So I'm going to say OK. My merge is done. That quick. If I go back to Outlook and I look in my Outbox, I'll find there are five letters there. All of them have the subject that I gave, How are you doing, and now I can go take a look, and I can proof a couple of them say, yeah, that looks good. That's exactly what I expected to have happen. The outlook's good, too. Now if I only wanted five letters, I could actually just double-click and send these again, and they would go back into the queue to send, or I could delete them all, okay. No harm no foul. Say OK, I'm done with working offline, because the whole point of working offline, actually was to be able to go in and to make sure the stuff was held up long enough that I actually could go in and intercede if there was an issue with some letters.
Now I'll come back and I'll decide how many letters I want to do at a time. If I have more than 50, I'm probably going to break them into batches. 1 through 50, 51 to 100, 101 to 150, and so on. So I'm just going to choose Finish & Merge. I'm going to say I want to Send Email Messages. The subject line will remain from time to time, if I don't change it. Tell it that I want to do, in the first batch, 1 to 50, click OK, and send all of my letters flying right through my Outbox to my Sent Items and out my friends.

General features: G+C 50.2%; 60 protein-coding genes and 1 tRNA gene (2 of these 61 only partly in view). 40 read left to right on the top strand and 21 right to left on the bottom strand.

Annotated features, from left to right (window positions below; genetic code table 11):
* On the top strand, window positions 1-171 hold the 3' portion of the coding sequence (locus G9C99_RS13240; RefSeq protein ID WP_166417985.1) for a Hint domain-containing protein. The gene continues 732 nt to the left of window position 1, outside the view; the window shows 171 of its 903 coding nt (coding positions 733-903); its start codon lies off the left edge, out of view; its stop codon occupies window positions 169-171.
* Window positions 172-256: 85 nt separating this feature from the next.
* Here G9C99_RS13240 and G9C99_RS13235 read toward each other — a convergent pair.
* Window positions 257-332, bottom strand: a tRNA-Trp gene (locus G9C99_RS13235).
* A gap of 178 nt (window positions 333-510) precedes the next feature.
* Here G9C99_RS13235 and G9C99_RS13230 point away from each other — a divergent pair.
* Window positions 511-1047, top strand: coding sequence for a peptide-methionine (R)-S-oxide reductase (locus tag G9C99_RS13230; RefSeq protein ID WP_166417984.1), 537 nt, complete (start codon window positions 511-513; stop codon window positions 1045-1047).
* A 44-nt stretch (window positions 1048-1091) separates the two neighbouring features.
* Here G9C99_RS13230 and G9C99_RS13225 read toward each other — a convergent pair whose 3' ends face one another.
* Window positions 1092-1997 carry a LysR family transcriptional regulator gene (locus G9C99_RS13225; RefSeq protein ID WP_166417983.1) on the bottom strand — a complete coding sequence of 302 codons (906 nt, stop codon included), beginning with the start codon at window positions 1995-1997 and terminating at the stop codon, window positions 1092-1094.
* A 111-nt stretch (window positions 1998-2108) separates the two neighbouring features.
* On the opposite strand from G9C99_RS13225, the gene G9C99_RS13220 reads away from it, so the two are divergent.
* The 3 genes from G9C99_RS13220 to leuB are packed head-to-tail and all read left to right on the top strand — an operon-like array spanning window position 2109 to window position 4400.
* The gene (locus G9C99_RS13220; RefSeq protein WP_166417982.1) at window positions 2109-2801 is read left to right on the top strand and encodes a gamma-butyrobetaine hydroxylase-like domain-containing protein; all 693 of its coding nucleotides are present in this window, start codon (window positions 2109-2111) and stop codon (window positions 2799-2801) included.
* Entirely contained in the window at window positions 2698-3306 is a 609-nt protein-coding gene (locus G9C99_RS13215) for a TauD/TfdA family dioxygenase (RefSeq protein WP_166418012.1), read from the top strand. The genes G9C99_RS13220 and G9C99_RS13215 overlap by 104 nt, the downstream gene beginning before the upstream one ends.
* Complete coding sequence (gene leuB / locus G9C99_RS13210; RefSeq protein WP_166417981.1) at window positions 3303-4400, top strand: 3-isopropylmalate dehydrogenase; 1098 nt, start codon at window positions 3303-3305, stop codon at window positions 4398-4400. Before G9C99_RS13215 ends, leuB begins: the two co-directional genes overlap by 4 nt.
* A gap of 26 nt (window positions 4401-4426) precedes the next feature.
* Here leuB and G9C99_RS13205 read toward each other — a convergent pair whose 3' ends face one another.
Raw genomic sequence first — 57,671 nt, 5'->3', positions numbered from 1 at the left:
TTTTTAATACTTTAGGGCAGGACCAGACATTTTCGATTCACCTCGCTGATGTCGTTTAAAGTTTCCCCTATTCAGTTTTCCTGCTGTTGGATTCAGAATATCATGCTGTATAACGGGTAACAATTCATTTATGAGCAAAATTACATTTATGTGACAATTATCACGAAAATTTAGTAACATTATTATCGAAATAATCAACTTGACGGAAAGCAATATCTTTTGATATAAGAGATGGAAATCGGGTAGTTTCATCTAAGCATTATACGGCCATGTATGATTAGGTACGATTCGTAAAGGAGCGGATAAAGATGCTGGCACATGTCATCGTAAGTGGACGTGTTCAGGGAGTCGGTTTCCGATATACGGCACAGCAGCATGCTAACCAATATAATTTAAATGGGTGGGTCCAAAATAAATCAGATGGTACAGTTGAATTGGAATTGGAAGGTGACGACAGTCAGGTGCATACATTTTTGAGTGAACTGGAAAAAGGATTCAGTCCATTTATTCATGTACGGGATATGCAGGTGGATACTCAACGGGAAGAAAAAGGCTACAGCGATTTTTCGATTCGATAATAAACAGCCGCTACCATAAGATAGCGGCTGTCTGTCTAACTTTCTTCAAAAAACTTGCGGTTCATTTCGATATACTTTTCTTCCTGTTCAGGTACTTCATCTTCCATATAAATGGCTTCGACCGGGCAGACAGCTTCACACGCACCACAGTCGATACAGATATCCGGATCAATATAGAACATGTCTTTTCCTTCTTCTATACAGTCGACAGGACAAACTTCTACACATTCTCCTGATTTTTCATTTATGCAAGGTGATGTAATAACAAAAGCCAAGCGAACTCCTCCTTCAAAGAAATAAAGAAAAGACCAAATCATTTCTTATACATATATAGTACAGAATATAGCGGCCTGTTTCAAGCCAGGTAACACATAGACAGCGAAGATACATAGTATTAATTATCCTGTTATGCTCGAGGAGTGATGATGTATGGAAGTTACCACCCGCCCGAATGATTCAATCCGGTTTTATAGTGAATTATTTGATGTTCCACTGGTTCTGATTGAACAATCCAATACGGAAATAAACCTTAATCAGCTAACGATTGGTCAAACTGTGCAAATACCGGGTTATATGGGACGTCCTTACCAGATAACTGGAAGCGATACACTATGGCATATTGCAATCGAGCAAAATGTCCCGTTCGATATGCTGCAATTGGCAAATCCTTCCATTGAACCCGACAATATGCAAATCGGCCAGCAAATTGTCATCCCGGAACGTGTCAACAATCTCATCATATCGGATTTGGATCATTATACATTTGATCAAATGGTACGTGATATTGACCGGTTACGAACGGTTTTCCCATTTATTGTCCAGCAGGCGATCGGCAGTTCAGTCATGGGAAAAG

Now you and I are used to getting targeted mail - what many of us just refer to as junk mail - so we're used to ignoring those personalized letters that really aren't all that personal. On the other hand, most users assume that any e-mail that is addressed only to them, and that has personal information within the body from someone that they know isn't junk mail, but a message that you actually took the time to sit and type yourself. So if you're sending 50 e-mails and you really want most of them to be read, don't send one e-mail that's copied to 50 people or even one e-mail with 50 people in the BCC field.
Use Microsoft Word mail merge and create personalized e-mail that will be opened and read by the people you send them to.